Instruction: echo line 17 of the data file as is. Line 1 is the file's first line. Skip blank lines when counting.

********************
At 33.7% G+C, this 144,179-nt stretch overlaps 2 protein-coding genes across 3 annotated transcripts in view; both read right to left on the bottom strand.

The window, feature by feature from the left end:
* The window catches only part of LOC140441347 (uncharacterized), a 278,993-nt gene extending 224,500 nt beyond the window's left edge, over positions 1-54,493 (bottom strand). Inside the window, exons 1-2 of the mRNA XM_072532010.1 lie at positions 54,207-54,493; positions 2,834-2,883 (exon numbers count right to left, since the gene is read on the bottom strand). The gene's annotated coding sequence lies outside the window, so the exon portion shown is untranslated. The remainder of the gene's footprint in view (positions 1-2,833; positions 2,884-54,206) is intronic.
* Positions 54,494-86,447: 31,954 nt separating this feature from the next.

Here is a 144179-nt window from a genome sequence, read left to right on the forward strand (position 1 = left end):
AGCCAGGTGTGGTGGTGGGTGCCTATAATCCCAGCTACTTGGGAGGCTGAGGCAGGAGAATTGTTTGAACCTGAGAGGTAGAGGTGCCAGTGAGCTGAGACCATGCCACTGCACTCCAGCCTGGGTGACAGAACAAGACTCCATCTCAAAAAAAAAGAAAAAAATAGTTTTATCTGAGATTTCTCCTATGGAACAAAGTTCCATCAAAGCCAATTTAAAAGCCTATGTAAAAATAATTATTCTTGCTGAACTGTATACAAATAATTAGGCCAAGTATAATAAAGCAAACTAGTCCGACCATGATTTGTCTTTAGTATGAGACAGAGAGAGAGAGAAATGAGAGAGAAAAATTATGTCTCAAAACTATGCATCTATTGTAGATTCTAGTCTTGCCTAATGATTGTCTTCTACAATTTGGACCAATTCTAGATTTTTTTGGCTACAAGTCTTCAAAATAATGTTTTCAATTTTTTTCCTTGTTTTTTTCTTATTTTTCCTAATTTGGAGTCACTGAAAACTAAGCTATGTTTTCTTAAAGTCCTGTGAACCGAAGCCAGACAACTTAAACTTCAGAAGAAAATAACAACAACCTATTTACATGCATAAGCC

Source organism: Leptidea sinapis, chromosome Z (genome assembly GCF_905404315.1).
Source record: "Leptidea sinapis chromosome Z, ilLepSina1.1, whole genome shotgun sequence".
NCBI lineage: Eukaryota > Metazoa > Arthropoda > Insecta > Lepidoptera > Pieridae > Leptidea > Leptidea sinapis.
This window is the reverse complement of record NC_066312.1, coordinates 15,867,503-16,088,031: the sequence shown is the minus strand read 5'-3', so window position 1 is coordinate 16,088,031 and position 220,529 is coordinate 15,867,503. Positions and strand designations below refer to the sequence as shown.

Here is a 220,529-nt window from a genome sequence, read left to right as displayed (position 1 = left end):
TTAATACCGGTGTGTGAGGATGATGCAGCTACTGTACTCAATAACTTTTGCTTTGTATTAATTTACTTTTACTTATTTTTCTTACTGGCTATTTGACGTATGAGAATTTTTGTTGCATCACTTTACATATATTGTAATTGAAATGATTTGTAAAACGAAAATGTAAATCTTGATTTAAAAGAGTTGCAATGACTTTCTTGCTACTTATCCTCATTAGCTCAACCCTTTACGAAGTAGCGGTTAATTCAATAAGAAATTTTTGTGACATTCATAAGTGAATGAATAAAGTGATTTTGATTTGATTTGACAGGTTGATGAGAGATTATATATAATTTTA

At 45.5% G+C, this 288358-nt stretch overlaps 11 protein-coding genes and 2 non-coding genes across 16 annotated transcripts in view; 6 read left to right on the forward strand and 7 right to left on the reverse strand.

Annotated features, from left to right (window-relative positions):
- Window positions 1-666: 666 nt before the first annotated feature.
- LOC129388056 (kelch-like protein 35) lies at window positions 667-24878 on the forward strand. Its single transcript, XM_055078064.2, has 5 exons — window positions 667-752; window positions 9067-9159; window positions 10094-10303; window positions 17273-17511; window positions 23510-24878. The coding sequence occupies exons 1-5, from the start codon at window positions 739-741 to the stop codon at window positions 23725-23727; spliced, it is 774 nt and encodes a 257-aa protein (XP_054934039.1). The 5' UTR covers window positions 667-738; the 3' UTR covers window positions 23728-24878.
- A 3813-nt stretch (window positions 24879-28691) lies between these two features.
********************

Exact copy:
- A 3813-nt stretch (window positions 24879-28691) lies between these two features.